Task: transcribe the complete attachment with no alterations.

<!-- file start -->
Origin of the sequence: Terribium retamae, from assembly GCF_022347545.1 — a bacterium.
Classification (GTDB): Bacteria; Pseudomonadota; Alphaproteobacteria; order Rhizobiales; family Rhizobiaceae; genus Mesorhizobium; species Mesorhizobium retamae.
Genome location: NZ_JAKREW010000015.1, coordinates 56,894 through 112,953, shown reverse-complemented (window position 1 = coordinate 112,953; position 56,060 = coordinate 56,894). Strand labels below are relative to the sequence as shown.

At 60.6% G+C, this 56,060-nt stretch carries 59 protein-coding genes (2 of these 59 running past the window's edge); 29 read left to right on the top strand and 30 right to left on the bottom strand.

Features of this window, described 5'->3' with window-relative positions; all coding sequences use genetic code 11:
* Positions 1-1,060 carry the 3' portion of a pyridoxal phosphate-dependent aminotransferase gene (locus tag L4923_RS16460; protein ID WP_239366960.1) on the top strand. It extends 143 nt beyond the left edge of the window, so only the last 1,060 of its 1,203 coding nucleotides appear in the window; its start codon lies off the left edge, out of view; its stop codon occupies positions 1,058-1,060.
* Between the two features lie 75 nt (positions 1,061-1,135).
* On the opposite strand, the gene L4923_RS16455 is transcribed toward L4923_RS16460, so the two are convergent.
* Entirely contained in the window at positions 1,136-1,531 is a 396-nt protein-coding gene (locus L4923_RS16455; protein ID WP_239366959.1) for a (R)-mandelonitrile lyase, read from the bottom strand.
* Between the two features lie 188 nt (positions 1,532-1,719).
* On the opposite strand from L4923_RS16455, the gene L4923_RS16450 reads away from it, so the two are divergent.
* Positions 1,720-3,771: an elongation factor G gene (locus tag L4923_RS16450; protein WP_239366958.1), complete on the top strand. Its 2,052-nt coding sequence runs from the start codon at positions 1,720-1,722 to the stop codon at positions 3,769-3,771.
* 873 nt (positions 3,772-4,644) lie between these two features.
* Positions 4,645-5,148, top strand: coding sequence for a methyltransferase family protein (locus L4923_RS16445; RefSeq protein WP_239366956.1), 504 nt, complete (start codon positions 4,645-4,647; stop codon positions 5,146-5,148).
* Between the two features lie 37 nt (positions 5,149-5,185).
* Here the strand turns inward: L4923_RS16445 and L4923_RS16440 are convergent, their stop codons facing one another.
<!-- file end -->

Origin of the sequence: Terribium retamae, from assembly GCF_022347545.1 — a bacterium.
Classification (GTDB): Bacteria; Pseudomonadota; Alphaproteobacteria; order Rhizobiales; family Rhizobiaceae; genus Mesorhizobium; species Mesorhizobium retamae.
Genome location: NZ_JAKREW010000015.1, coordinates 56,894 through 112,953, shown reverse-complemented (window position 1 = coordinate 112,953; position 56,060 = coordinate 56,894). Strand labels below are relative to the sequence as shown.

At 60.6% G+C, this 56,060-nt stretch carries 59 protein-coding genes (2 of these 59 running past the window's edge); 29 read left to right on the top strand and 30 right to left on the bottom strand.

Features of this window, described 5'->3' with window-relative positions; all coding sequences use genetic code 11:
* Positions 1-1,060 carry the 3' portion of a pyridoxal phosphate-dependent aminotransferase gene (locus tag L4923_RS16460; protein ID WP_239366960.1) on the top strand. It extends 143 nt beyond the left edge of the window, so only the last 1,060 of its 1,203 coding nucleotides appear in the window; its start codon lies off the left edge, out of view; its stop codon occupies positions 1,058-1,060.
* Between the two features lie 75 nt (positions 1,061-1,135).
* On the opposite strand, the gene L4923_RS16455 is transcribed toward L4923_RS16460, so the two are convergent.
* Entirely contained in the window at positions 1,136-1,531 is a 396-nt protein-coding gene (locus L4923_RS16455; protein ID WP_239366959.1) for a (R)-mandelonitrile lyase, read from the bottom strand.
* Between the two features lie 188 nt (positions 1,532-1,719).
* On the opposite strand from L4923_RS16455, the gene L4923_RS16450 reads away from it, so the two are divergent.
* Positions 1,720-3,771: an elongation factor G gene (locus tag L4923_RS16450; protein WP_239366958.1), complete on the top strand. Its 2,052-nt coding sequence runs from the start codon at positions 1,720-1,722 to the stop codon at positions 3,769-3,771.
* 873 nt (positions 3,772-4,644) lie between these two features.
* Positions 4,645-5,148, top strand: coding sequence for a methyltransferase family protein (locus L4923_RS16445; RefSeq protein WP_239366956.1), 504 nt, complete (start codon positions 4,645-4,647; stop codon positions 5,146-5,148).
* Between the two features lie 37 nt (positions 5,149-5,185).
* Here the strand turns inward: L4923_RS16445 and L4923_RS16440 are convergent, their stop codons facing one another.